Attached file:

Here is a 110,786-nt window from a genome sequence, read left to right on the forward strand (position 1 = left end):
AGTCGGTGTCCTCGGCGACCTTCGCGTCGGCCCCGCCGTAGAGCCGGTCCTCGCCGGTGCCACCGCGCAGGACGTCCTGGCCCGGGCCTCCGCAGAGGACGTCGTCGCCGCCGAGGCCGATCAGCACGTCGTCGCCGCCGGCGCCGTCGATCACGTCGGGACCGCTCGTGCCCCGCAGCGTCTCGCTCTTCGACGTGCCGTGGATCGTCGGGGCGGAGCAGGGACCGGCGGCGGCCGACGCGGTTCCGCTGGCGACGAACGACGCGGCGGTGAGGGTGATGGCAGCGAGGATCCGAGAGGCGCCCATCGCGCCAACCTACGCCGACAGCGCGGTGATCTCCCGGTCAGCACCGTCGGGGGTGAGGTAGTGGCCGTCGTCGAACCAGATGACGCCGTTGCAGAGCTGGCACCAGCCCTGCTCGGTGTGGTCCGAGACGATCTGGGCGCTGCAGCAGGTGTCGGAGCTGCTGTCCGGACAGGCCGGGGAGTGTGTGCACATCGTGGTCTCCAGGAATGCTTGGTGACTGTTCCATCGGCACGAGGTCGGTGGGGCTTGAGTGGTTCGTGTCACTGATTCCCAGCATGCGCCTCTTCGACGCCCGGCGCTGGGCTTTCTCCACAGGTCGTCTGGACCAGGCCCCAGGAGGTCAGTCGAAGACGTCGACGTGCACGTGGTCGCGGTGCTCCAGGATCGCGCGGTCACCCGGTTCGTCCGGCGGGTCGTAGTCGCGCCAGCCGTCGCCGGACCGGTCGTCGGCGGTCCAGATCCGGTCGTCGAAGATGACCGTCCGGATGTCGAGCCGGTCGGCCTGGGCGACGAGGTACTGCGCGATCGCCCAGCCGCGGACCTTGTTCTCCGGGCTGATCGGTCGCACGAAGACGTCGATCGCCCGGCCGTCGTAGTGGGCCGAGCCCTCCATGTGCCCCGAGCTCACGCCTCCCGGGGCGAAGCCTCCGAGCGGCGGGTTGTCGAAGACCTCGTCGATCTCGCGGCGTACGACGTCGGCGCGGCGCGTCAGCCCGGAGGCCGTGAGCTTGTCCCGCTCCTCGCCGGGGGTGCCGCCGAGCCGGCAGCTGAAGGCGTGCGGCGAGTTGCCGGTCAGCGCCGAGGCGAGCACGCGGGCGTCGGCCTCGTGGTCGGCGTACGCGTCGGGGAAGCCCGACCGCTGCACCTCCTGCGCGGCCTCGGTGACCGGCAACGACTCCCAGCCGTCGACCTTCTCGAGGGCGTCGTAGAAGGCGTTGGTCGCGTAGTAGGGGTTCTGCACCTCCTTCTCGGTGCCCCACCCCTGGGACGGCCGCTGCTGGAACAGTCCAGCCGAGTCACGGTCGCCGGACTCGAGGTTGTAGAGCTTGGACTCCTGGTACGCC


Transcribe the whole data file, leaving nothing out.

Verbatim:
Here is a 110,786-nt window from a genome sequence, read left to right on the forward strand (position 1 = left end):
AGTCGGTGTCCTCGGCGACCTTCGCGTCGGCCCCGCCGTAGAGCCGGTCCTCGCCGGTGCCACCGCGCAGGACGTCCTGGCCCGGGCCTCCGCAGAGGACGTCGTCGCCGCCGAGGCCGATCAGCACGTCGTCGCCGCCGGCGCCGTCGATCACGTCGGGACCGCTCGTGCCCCGCAGCGTCTCGCTCTTCGACGTGCCGTGGATCGTCGGGGCGGAGCAGGGACCGGCGGCGGCCGACGCGGTTCCGCTGGCGACGAACGACGCGGCGGTGAGGGTGATGGCAGCGAGGATCCGAGAGGCGCCCATCGCGCCAACCTACGCCGACAGCGCGGTGATCTCCCGGTCAGCACCGTCGGGGGTGAGGTAGTGGCCGTCGTCGAACCAGATGACGCCGTTGCAGAGCTGGCACCAGCCCTGCTCGGTGTGGTCCGAGACGATCTGGGCGCTGCAGCAGGTGTCGGAGCTGCTGTCCGGACAGGCCGGGGAGTGTGTGCACATCGTGGTCTCCAGGAATGCTTGGTGACTGTTCCATCGGCACGAGGTCGGTGGGGCTTGAGTGGTTCGTGTCACTGATTCCCAGCATGCGCCTCTTCGACGCCCGGCGCTGGGCTTTCTCCACAGGTCGTCTGGACCAGGCCCCAGGAGGTCAGTCGAAGACGTCGACGTGCACGTGGTCGCGGTGCTCCAGGATCGCGCGGTCACCCGGTTCGTCCGGCGGGTCGTAGTCGCGCCAGCCGTCGCCGGACCGGTCGTCGGCGGTCCAGATCCGGTCGTCGAAGATGACCGTCCGGATGTCGAGCCGGTCGGCCTGGGCGACGAGGTACTGCGCGATCGCCCAGCCGCGGACCTTGTTCTCCGGGCTGATCGGTCGCACGAAGACGTCGATCGCCCGGCCGTCGTAGTGGGCCGAGCCCTCCATGTGCCCCGAGCTCACGCCTCCCGGGGCGAAGCCTCCGAGCGGCGGGTTGTCGAAGACCTCGTCGATCTCGCGGCGTACGACGTCGGCGCGGCGCGTCAGCCCGGAGGCCGTGAGCTTGTCCCGCTCCTCGCCGGGGGTGCCGCCGAGCCGGCAGCTGAAGGCGTGCGGCGAGTTGCCGGTCAGCGCCGAGGCGAGCACGCGGGCGTCGGCCTCGTGGTCGGCGTACGCGTCGGGGAAGCCCGACCGCTGCACCTCCTGCGCGGCCTCGGTGACCGGCAACGACTCCCAGCCGTCGACCTTCTCGAGGGCGTCGTAGAAGGCGTTGGTCGCGTAGTAGGGGTTCTGCACCTCCTTCTCGGTGCCCCACCCCTGGGACGGCCGCTGCTGGAACAGTCCAGCCGAGTCACGGTCGCCGGACTCGAGGTTGTAGAGCTTGGACTCCTGGTACGCC